Nothing is more important to us than building character. The entire Brunswick community is committed to instilling in our boys, by example and through experience, the qualities all true gentlemen possess — qualities that will make them respectful, courageous, honest, and honorable sons, friends, leaders, and citizens.
Homecoming is a time when Bruins of all ages come together on the Pre and Lower School campus to share in great times and celebrate why Brunswick means so much to each and every member of our community. These moments make it crystal clear: As always, when ’Wick students, alumni, and families gather on campus, something really special happens.
Our admission process is designed to provide the best possible opportunity for an applicant and his family to understand Brunswick and its educational philosophy, and for the admission staff to understand each boy and his educational background and interests. Only when these goals have been met can both the family and the School be satisfied that the right match has been made for a student’s successful education.
The 2020-2021 academic year saw Brunswick boys go back to school for five days a week even in the face of a rising pandemic, the first in a century. It was an historic year, one filled with health protocols and social distancing, of masks and cancelled sports. But it was also a year that offered the kind of “therapy” that comes with getting back into the rhythm of the day, a year that revitalized community gardens and the connections of day-to-day life, and, most especially, a year that saw the entire ’Wick community “rowing in the same direction.”
As their years at Brunswick draw to a happy conclusion, seniors and their families gather each year in mid-May for Commencement -- a capstone celebration of both a wonderful experience and the countless opportunities and possibilities that now await. "I and everyone here absolutely love you guys!" Head of School Tom Philip told the Class of 2022. "We love the promise you each individually and collectively offer for the future. And here's the last and best part: You've each created a home here. We'll be proud of you and love you always."
Nick Dow came to Brunswick in Kindergarten, and refused to read. In first grade, it was the same. Reading just was not for him. That all changed in second grade, when a tutor offered one-on-one instruction and ended up hooking him for life; years later, the 2020 Brunswick graduate made his way to the Massachusetts Institute of Technology to pursue a passion for biology and biotech, in particular its “potential to improve lives and increase life spans.”
Isaac Sacks wasn’t looking to make a change. Already committed to play lacrosse at Brown, Sacks was pretty settled at his previous school, his future secure.Plus, living in New York City, Brunswick would be more work. The morning drive from his home in Manhattan would be 45 minutes, growing to an hour or more in the evening. But his dad pushed for the change, arguing that a Brunswick experience for the two most impactful years of high school would be worth the hassle.
Summing up Maron Salame, it’s safe to say that he is open to discovery — lots of it.
Whether it’s what’s revealed in the mud flats of his native Long Island Sound, what’s signified in the tomes featured in Brunswick’s in-depth offering of the classics, or what’s discovered far beyond Greenwich — in the hallowed, dry ruins of ancient Greece — Salame learned early that all kinds of treasure can be found through the simple act of looking closely at the world.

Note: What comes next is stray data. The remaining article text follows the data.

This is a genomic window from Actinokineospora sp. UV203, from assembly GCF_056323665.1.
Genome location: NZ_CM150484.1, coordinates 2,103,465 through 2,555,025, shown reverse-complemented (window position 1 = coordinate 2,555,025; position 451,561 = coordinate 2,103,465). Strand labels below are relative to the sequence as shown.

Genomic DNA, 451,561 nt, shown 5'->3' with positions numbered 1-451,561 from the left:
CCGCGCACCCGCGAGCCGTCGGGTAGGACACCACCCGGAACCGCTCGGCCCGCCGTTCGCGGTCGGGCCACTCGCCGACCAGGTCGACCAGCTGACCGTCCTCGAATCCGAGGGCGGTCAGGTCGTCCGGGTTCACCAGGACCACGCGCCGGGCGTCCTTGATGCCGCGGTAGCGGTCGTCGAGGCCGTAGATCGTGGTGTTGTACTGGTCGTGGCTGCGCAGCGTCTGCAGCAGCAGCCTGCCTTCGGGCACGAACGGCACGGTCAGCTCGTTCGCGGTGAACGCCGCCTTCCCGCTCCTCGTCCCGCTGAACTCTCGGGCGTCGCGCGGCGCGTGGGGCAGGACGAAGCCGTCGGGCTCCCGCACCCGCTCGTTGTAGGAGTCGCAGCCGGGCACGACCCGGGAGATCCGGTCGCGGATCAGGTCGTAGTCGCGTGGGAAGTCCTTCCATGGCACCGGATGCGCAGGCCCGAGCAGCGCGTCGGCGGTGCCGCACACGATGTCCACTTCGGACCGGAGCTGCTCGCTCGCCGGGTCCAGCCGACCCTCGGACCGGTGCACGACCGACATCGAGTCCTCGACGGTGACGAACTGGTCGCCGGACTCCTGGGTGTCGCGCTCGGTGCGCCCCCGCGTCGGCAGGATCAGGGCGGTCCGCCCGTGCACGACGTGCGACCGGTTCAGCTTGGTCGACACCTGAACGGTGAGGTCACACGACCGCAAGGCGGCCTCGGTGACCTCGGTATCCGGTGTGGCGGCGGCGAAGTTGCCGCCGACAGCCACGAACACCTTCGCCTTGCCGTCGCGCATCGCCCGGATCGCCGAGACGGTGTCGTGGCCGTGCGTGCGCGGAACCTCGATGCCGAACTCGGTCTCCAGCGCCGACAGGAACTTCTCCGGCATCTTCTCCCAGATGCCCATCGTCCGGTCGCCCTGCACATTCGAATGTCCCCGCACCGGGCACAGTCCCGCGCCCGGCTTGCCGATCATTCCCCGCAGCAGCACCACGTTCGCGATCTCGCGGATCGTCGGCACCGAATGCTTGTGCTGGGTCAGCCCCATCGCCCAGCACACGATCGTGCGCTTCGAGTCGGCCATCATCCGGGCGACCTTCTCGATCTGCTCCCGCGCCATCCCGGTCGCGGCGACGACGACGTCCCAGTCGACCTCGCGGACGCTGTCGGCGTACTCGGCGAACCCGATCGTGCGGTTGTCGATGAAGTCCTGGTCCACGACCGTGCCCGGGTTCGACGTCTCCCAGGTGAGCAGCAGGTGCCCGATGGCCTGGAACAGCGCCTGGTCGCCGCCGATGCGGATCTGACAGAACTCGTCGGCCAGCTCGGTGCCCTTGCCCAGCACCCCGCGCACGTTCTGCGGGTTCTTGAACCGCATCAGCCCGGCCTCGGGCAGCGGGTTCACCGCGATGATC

A torn ACL proved to be a showstopper for Bruin Steve Lopez in his junior year, sidelining him from his beloved pitch. But it also gave him some nourishment in an entirely different, emerging interest. Lopez wants to be a doctor, and so for him, the prospect of surgery to mend what was broken in his knee was nothing short of exciting.
Modesty prevails for another one of Brunswick’s newest alumni, Nick Wolanske. Asked to reflect on his Brunswick experience, Wolanske downplayed his achievements across the board. “My legacy at Brunswick — lack of sports prowess, no engraved trophy, not an intellectual Titan,” he said in a phone call from Colorado after graduating from Brunswick.
Logan Darrin used his Senior Voice to speak to his classmates about luck. “I’ve always been fascinated by luck,” he said as he reflected back on the speech a few months after school ended. “Luck is the ultimate X factor. “What are the odds you end up at an awesome place like Brunswick?” he posited. “That’s why I wrote that speech.
“Scare the boogey monster.” It’s the advice Henry Foster gave his classmates when it came his time to offer some words for his Senior Voice speech in Baker Theater. A ’Wick Bruin for eight years, Foster tipped his hat to his fifth grade teacher, Mr. Callahan, and offered advice about the bogeyman and a few other tidbits of guidance.
Up until senior year, Kyle Raker played soccer at one of the highest levels in the country, honing his talents with focus and drive in a local club team. But his heart wasn’t in it.“I haven’t been myself,” he said as he reflected on his senior year experiences. “It became second nature to make others happy. I was not fully invested.”
Eric Meindl has dabbled in science, ice climbing, even wilderness navigation.He’s also been a talented soccer player, tri captain of the varsity team, and a robotics enthusiast. But his biggest Brunswick legacy may well be his tinkering.
Say yes. It’s a simple message, but a powerful one. For 2020 Brunswick graduate Jean-Bernard Zoungrana, it’s a message that may well underpin a life that has seen him move from an early childhood with immigrant parents in New Rochelle, N.Y., through Brunswick, right on up to the storied turf at Harvard Yard.
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